“You have to mourn the person you used to be.”
She was talking about the women we were before becoming mothers, but when Janelle Hanchett of Renegade Mothering said that sentence out loud at the MomCon last weekend, they resonated with me for reasons that had nothing to do with parenting.
I’ve been swimming in murky waters for a long time now, struggling to make sense of my surroundings in the swampy in between, and no matter how hard I tried I couldn’t pull myself onto a new bank. Even patience and time failed to clear the mist.
This was not to be a passive passing. Of course not.
A huge, meaningful, defining chapter of my life has drawn to a close, and that calls for an intentional acknowledgment.
I’m not even sure what to call the chapter. Blogger? Writer? No, those are things I did before and will continue to do long after this page has turned.
It’s the chapter in which I went to conferences and attended press trips for work. A lot. The line from travel to check wasn’t always clear, but it was strong enough to justify trips all over the country – and even out of it a few times.
It’s the chapter in which my front door was a constant depository for free stuff, sometimes from friends but more often from ginormous companies hoping to coax a little influence their way.
It’s the chapter in which I appeared on lists and on stages and was recognized regularly by strangers at certain events.
It’s the chapter in which I joked about being famous on the Internet and paid many of my bills because it was at least a little bit true.
My kids tell people I’m a blogger when they’re asked what I do. My husband says he doesn’t know but I get free stuff. Neither of those things are really true anymore.
I finally corrected Jared the other night when he said it while we were watching Master of None. Dev was trying to explain his girlfriend’s PR job in music and finally admitted, “I don’t really know what she does, but she gets free tickets to concerts.”
“That’s what I tell people about you!” Jared laughed.
And I remembered Janelle’s words about mourning. This was a moment to do exactly that, or at least to start. This was a chance to say out loud what I’d been feeling for over a year.
“That’s not true anymore,” I told him. “It hasn’t been for a while.”
“True,” he shrugged, taking no notice of the significance of the moment.
But the relief I felt was instant. The fog dispersed and in it’s place the present shone clear. Finally I felt a comfortable distance settle between where I had been and where I am.
I’ve been so resistant to let go, because man were those good times. I found my soul in those times, and my voice and my backbone and what I was absolutely certain was My Purpose.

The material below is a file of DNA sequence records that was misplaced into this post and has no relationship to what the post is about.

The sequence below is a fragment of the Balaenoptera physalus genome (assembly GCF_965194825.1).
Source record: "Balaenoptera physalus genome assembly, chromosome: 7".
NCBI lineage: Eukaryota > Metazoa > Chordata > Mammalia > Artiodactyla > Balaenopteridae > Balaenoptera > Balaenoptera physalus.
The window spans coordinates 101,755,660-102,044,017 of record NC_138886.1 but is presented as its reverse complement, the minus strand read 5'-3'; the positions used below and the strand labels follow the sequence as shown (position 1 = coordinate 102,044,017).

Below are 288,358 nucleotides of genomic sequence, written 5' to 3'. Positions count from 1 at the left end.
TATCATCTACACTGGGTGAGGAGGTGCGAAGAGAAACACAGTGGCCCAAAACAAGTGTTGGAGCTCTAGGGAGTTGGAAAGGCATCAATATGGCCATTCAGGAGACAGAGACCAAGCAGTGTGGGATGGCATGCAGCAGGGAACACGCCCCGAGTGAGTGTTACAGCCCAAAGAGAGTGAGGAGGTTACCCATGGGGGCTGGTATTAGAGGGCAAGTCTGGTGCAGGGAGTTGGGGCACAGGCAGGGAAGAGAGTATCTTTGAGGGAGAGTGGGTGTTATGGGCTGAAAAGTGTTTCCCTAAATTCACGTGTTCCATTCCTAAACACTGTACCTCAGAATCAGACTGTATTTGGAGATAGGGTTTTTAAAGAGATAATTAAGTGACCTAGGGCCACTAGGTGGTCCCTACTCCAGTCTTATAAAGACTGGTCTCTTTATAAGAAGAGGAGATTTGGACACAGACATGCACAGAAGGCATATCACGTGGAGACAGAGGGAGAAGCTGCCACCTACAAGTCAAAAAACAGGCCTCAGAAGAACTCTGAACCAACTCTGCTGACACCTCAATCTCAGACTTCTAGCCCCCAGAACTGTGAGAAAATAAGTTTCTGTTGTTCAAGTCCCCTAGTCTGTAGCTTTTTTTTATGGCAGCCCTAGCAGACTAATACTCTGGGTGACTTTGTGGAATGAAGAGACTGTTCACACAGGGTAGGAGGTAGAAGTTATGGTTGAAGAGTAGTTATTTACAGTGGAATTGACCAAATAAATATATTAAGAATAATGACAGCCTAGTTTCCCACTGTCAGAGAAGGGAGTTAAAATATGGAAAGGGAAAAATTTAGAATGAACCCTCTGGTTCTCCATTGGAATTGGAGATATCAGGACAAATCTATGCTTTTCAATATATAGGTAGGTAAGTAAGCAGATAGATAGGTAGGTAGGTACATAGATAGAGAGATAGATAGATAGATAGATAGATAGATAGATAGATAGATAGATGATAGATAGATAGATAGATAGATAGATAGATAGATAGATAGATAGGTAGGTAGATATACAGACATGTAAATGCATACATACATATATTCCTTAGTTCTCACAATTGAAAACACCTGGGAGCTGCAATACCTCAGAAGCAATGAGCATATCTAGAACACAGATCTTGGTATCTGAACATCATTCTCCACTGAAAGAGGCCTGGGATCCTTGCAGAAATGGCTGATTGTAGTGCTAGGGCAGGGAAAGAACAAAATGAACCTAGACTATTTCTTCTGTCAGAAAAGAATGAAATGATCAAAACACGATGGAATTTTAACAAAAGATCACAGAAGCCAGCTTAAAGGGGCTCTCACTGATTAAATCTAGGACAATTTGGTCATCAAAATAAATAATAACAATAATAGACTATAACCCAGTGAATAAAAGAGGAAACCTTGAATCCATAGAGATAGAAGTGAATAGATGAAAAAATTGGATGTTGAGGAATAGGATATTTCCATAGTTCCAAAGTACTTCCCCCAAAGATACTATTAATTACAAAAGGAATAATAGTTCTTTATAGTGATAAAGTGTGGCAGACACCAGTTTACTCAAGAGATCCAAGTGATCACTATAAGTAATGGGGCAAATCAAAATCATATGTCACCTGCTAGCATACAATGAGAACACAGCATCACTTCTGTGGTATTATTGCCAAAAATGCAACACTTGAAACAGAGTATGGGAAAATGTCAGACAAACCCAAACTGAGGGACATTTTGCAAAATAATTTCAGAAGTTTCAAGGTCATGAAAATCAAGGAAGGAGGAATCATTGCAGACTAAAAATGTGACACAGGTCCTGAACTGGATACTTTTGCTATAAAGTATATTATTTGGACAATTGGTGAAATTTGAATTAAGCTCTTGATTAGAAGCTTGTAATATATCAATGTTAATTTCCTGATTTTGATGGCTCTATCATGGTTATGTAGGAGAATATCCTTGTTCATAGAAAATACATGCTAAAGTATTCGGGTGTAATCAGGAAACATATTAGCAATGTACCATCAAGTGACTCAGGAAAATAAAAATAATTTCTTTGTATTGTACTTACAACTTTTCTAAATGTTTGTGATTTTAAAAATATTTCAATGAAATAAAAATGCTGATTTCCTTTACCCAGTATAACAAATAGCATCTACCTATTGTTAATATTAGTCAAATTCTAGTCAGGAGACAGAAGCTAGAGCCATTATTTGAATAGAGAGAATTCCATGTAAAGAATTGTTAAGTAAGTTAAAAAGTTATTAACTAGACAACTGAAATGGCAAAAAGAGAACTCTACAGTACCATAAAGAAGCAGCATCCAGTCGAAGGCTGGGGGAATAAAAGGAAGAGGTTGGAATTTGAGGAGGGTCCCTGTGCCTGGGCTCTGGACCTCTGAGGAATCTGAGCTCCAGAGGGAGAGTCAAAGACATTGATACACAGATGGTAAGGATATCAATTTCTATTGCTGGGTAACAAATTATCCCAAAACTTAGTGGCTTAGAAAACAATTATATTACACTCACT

I found a tribe for the very first time. I finally knew what it felt like to be accepted and even loved for who I was, to walk into a room and not be the weird one. That love made it easier to go back to places where I’ll always be the freak. Would admitting that tribe was no longer bring a return of the loneliness I’d endured before?
I got to be part of something special, to be in on a secret the world would eventually discover but that would in part always belong to those of us who knew it first. I was part of the primordial goop from which fame, fortune, innovation, and major cultural shifts emerged. Granted, my name isn’t tied to any of those things (except in the acknowledgements of a few best-selling books), but I’ll never forget what it was like to be there when it all started. Does easing my grip on those good old days make me irrelevant again?
I don’t want to give up my membership card in the cool kids club, even if I haven’t been to the clubhouse in ages. What will make me special now? Where will I belong? What will I be a part of?
Who’s going to pay for my vacations?
Seriously. My family and I went on our first ever non-subsidized, just-for-fun vacation this summer. I had to ask a friend how much I should expect to spend because I had no idea. I’m super disappointed to give up that particular ignorance.
The absence of all these hard-to-quantify benefits have left me with an easier to read balance sheet. That’s scary as fuck. I can’t say that I’m pleased with what my personal worth amounts to when it’s boiled down to dollars and cents or number of meals cooked. I’ve been questioning lately what my contributions are now, and the answers are less than inspiring. I do a much better job justifying the ambiguous.
Maybe I’ll be able to take a closer look at that now, to fully commit to creating a present tense that fits as well as the past once did. Maybe now that I’ve been able to let go of the old comforts I’ll have a better idea of how to start filling the new holes. Maybe, as they say, the best is yet to come. At least now I’m ready to find out.